14-18 October 2013
Amsterdam, Beurs van Berlage
Europe/Amsterdam timezone

Implementation of a PC-based Level 0 Trigger Processor for the NA62 Experiment

15 Oct 2013, 17:25
20m
Verwey Kamer (Amsterdam, Beurs van Berlage)

Verwey Kamer

Amsterdam, Beurs van Berlage

Oral presentation to parallel session Data acquisition, trigger and controls Data Acquisition, Trigger and Controls

Speaker

Alberto Gianoli (Universita di Ferrara (IT))

Description

The performance of "level 0" (L0) triggers is crucial to reduce and appropriately select the large amount of data produced by detectors in high energy physics experiments. This selection must be accomplished as fast as possible, since data staging within detectors is a critical resource. For example, in the NA62 experiment at CERN, the event rate is estimated at around 10 MHz, and the L0-trigger should reduce it by a factor of 10 within a time budget limit of 1ms. So far, the most common approach to the development of an L0 trigger system has been based on custom hardware processors, so event filtering has been performed by algorithms implemented in hardware. More recently, the implementation of custom processors has been based on FPGA devices, whose hardware functionalities can be configured using specific programming languages. The use of FPGAs offers greater flexibility in maintaining, modifying, improving filter algorithms, however even small changes require a hardware re-configuration of the systems, and changes to the algorithm logic can be limited by hardware constraints that have not been foreseen at the development time. So, even if this approach guarantees fast processing, strong limitations still remains in the available flexibility when changing filtering algorithms on the fly or testing more filtering conditions at the same time could be an "added-value", as required during the data-taking phase of the experiment. In this contribution we present an innovative approach in the implementation of an L0-trigger system based on the use commodity PC, describing the architecture that we are developing for the NA62 experiment at CERN. Data streams coming from the detectors are collected by an FPGA installed on a PCI-Express board plugged on a commodity PC. The FPGA receives data from detectors via giga-bit data channels, and stores them into the main memory of the PC. The PC then performs the filter algorithms on data available on its own memory, and writes back results to the FPGA for routing to the appropriate destination. In our case we have used a commodity board with an Altera Stratix IV FPGA, 4 gigabit channels and a X8 Gen2 PCI-Express link delivering a peak bandwidth of 4 GB/s per direction. In this presentation we focus on the description of the logic inside the FPGA to interface with the PCI-Express bus, and on the software organization including the Linux driver that allows the software filtering algorithm to read and write data to and from the FPGA. We also analyze performances, and investigate ways to move quickly data to and from the FPGA. Since the filtering program runs on a commodity PC, algorithm changes are much simpler, as they do not impact on the rest of the hardware system, and do not require to re-configure the FPGA.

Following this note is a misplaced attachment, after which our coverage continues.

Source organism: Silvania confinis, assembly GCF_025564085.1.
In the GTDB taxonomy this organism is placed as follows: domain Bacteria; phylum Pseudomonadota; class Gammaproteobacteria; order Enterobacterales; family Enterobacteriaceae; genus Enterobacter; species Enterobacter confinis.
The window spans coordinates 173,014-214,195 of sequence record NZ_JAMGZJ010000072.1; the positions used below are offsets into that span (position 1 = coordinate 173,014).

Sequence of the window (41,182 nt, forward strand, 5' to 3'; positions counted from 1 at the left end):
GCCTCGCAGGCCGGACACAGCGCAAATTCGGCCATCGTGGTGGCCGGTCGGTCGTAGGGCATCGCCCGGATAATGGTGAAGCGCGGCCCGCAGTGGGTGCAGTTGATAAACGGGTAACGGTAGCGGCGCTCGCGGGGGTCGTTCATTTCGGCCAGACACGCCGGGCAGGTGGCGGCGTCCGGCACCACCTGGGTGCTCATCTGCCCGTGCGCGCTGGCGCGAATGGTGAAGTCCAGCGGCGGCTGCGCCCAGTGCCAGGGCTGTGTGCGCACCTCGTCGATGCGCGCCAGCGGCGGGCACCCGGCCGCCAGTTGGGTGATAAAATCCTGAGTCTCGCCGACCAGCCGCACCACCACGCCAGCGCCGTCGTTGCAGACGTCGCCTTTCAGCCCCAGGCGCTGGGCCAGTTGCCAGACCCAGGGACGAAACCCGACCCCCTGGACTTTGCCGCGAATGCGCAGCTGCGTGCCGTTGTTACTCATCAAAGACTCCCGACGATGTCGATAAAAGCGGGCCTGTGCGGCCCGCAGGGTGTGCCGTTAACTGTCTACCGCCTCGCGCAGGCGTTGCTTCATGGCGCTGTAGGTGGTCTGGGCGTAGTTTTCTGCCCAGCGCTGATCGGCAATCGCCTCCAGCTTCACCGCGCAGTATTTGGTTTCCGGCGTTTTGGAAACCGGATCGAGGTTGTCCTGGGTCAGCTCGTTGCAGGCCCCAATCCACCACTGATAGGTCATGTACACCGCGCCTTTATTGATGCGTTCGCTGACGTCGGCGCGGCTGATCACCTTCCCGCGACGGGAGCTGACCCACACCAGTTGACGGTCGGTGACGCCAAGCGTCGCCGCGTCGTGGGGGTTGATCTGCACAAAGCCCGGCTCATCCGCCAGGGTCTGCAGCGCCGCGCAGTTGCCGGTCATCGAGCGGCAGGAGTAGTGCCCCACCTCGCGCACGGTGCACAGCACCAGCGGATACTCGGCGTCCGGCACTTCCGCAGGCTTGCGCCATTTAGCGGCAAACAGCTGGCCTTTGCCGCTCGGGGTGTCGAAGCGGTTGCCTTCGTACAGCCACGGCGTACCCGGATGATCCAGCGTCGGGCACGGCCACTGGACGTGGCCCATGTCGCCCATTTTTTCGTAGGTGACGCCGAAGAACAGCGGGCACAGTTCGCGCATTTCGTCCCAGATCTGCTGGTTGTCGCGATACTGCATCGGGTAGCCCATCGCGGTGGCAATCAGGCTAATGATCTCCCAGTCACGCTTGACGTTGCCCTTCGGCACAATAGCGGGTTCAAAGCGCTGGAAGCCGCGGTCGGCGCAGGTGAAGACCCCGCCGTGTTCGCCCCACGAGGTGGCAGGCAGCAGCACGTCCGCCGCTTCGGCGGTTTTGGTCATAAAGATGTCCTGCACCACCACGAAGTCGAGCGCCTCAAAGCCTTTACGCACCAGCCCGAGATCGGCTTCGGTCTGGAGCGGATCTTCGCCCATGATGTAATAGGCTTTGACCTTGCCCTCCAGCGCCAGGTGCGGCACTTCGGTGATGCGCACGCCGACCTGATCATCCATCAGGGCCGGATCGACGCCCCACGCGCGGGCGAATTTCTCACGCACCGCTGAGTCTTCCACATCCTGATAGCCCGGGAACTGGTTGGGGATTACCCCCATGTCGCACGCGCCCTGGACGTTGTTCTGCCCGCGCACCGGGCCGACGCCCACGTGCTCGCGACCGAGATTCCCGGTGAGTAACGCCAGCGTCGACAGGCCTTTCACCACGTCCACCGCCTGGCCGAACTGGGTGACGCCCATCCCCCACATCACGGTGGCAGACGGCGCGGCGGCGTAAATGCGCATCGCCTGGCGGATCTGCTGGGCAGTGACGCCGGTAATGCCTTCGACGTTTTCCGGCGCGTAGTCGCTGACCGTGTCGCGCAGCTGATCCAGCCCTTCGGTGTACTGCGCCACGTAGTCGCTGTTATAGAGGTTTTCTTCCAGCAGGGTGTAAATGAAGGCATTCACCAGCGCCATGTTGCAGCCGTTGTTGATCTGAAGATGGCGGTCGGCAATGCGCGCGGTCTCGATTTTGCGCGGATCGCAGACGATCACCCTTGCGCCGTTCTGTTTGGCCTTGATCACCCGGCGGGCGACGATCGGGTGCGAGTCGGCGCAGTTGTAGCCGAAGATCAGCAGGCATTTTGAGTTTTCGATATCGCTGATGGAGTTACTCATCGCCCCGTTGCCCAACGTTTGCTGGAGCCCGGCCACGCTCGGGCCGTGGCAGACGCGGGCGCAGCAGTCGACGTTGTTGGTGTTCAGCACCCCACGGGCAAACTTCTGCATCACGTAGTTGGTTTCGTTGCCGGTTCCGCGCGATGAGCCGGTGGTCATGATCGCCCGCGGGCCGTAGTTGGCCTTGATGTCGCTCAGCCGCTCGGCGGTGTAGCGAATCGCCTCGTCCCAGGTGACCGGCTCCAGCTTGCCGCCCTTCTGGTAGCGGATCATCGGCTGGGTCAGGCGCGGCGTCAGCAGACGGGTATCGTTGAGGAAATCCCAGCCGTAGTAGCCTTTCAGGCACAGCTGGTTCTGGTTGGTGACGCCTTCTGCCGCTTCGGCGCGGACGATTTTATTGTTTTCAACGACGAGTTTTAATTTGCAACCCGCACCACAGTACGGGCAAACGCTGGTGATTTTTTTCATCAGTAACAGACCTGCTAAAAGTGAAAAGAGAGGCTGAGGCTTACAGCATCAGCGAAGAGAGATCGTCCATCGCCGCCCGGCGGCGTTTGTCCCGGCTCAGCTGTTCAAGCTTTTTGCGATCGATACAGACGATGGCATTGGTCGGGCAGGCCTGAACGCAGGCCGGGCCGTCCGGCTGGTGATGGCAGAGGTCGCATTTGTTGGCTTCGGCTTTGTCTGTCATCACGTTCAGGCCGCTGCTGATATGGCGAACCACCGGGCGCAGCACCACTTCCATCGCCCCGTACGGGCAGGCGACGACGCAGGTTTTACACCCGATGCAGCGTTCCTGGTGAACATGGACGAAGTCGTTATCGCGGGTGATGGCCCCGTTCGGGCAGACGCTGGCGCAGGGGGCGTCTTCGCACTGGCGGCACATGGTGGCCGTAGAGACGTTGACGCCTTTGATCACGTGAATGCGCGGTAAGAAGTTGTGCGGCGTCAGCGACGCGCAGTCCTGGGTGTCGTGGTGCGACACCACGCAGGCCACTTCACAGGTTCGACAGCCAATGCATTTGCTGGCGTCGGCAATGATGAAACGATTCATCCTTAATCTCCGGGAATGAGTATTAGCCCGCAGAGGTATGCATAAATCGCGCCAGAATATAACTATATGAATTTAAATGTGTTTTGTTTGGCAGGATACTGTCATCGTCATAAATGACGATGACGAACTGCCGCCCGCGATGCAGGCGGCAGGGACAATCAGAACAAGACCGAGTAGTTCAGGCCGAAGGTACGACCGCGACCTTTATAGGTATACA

Primary authors

Marcello Pivanti (University of Ferrara and INFN Ferrara) Marco Sozzi (Sezione di Pisa (IT)) Pietro Dalpiaz (Universita di Ferrara (IT)) Sebastiano Fabio Schifano (University of Ferrara and INFN Ferrara)

Co-author

Alberto Gianoli (Universita di Ferrara (IT))

Presentation Materials